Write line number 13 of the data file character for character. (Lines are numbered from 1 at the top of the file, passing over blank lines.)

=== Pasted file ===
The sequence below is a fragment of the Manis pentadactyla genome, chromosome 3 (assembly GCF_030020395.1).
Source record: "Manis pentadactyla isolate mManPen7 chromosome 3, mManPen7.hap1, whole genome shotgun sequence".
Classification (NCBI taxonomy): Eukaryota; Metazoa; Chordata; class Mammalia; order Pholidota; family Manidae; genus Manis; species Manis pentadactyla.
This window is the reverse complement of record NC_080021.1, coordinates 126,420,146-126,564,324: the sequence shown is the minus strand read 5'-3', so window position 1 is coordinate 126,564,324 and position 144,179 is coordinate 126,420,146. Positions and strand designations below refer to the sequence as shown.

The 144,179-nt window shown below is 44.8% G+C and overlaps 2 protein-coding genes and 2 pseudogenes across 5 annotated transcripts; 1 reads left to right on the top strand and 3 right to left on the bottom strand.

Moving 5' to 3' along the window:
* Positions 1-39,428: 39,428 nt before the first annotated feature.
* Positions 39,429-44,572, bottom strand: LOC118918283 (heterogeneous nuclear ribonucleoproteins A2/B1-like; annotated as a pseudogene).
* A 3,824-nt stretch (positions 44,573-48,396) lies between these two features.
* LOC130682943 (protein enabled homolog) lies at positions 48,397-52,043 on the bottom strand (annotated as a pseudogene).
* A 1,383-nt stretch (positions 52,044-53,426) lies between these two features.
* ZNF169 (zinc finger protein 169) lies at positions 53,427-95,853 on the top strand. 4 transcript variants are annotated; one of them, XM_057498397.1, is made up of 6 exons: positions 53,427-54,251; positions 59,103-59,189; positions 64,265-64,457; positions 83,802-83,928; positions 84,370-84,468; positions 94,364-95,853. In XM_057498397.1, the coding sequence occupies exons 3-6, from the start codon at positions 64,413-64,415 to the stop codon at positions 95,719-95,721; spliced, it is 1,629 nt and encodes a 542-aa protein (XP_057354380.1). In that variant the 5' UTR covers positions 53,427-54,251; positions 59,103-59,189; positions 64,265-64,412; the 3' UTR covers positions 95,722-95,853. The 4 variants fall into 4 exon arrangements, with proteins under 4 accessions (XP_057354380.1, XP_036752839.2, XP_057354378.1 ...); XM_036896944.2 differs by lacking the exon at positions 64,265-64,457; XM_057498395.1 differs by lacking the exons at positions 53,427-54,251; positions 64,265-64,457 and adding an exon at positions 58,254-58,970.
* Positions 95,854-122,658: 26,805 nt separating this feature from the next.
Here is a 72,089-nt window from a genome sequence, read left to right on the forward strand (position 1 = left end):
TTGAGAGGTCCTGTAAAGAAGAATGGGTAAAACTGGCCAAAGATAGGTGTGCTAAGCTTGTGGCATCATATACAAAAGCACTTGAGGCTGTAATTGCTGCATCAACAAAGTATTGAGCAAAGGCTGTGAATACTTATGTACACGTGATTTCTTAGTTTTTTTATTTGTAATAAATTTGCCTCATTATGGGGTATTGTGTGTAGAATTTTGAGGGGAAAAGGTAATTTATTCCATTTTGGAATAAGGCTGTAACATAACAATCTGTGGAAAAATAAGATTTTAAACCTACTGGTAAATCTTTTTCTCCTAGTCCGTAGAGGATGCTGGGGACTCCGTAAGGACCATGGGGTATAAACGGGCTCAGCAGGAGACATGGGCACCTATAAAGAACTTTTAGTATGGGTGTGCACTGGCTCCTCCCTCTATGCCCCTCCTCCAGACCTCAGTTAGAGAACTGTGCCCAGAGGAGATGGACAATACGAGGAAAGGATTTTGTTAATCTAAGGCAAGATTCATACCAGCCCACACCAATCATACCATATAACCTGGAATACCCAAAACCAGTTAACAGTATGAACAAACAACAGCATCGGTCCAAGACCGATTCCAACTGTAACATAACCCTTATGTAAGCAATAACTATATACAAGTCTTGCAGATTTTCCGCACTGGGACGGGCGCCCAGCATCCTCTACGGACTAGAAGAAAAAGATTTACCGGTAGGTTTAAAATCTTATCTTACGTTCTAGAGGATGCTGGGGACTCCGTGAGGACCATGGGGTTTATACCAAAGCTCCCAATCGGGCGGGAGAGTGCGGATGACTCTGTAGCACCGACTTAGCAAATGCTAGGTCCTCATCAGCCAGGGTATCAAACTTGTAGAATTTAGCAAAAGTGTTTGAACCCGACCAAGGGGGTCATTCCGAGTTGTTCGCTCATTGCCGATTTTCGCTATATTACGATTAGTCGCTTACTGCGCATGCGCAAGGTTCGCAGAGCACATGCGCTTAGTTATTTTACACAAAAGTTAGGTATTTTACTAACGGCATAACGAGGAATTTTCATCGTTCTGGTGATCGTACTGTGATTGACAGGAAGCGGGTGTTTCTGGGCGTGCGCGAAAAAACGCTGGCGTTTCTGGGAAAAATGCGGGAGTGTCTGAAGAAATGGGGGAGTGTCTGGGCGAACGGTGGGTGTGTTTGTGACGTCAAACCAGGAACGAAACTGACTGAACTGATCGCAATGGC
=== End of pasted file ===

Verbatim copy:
* Positions 95,854-122,658: 26,805 nt separating this feature from the next.